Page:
Clear Creek Interview Tips
One of the most crucial parts of the job search process is
the interview. The first step in interview preparation is putting
together a professional interview kit. The kit should contain
the company profile, two or three copies of your resume, a pad
of paper and a pen, the company contact name and telephone number,
reference letters, a list of targeted job-related questions,
and directions to the interview. There are many different techniques
interviewers use in getting the information they want from a
Generally, the interview begins with an exchange of information
regarding the company and position you are applying for and a
series of questions directed to you regarding your professional
and personal background. Following this an interviewer may begin
asking more difficult questions designed to obtain information
about your work style and personal strengths and weaknesses.
Here are some examples of some difficult questions interviewers
ask and recommended ways to structure your answers.
How does this job compare with others you have applied for?
Be careful how you answer this question. It is actually another
way of asking "How many other jobs have you applied for and with
what companies?" Answer the question but put the right spin on
it. For example, "No two jobs are exactly alike and this one
is no exception. It is unlike any other that I have applied for."
Describe a difficult problem you have had to deal with.
This is a frequently asked question designed to reveal the
approach you take in solving problems. Think about answering
the question in two parts, describing how you go about solving
problems in general (i.e., "I consider all options before I come
up with a solution and then I take action") and then addressing
a specific problem you encountered and the way in which you solved
What are your greatest strengths?
Keep this answer short and to the point. Mention two or three
of your strengths and relate how these strengths will enable
you to perform well in the position for which you are applying.
What is your greatest weakness?
One way to answer this question is to mention a weakness you
had in a previous job and how you overcame it.
During the final segment, the interviewer generally allows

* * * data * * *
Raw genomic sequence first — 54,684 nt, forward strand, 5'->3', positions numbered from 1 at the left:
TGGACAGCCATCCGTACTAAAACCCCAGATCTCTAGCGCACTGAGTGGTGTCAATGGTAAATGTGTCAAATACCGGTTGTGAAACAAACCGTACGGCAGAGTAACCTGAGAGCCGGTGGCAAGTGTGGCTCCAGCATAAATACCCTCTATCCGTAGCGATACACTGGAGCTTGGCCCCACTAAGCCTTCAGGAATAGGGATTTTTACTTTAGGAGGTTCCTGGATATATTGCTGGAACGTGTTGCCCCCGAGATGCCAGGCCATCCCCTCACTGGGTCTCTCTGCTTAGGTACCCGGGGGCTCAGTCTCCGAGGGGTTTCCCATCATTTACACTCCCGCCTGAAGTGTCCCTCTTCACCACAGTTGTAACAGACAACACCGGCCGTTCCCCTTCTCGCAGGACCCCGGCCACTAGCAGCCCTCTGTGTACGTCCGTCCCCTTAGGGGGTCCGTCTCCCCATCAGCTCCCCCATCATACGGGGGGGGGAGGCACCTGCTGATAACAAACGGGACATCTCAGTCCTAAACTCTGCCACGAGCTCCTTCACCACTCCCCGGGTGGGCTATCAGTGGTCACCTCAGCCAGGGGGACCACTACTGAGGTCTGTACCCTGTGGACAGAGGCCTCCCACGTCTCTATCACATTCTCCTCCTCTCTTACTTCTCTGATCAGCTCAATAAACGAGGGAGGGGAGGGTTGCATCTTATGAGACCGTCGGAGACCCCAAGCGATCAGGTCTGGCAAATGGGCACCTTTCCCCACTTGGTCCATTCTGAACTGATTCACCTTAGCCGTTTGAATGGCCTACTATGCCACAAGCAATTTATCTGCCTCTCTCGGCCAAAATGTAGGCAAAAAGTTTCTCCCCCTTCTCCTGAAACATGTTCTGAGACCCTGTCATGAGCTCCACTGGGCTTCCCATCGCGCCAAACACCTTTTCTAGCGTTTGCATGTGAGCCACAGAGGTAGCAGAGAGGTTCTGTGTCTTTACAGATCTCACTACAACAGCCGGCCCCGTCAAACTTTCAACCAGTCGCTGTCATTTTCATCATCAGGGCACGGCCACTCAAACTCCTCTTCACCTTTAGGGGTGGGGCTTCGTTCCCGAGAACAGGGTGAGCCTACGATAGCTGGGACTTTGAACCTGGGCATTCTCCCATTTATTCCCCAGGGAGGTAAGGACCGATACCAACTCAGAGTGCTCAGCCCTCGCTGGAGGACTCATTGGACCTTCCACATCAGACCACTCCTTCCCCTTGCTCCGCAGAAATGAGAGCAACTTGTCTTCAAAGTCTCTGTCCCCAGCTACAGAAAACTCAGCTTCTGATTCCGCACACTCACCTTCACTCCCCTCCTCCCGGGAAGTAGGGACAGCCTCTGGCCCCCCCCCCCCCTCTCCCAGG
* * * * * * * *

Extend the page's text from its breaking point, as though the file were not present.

you to ask any questions about the job you are applying for and
the company. Here are some important questions you should ask
Is this a new position? If not, why is it open?
Many of these do's and don'ts are common sense, but we have listed
them anyway just to remind you.
Is there a high turnover rate in this position? If so, what
do you attribute this to?
How long have you been with the company?
Who would my supervisor be? Will I get the opportunity to
meet that individual?
What type of training, if any, is required for this position?
Will this position require travel? If so, how frequently?
Are there opportunities for growth within the company? If
so, in which areas?
How would you describe your "corporate culture"?
Who do you think is the company's biggest competitor? How
does your company compare to this company?
Does your company have regular performance reviews? If so,
how often do they occur and what model is utilized?
Arrive on time.
Give your interviewer a firm handshake.
Make direct eye contact and smile.
Take an interactive role during the interview.
Speak slowly and succinctly.
Use good grammar and diction.
Ask about the next steps in the process.
Ask the interviewer for his/her business card.
Thank the interviewer when the interview is over.
Send a thank you note to everyone you interviewed with at
Address your interviewer by his/her first name unless requested.
Sit down until invited.
Talk about race, religion, sex, equal rights or age.
Present copies of your work, unless asked.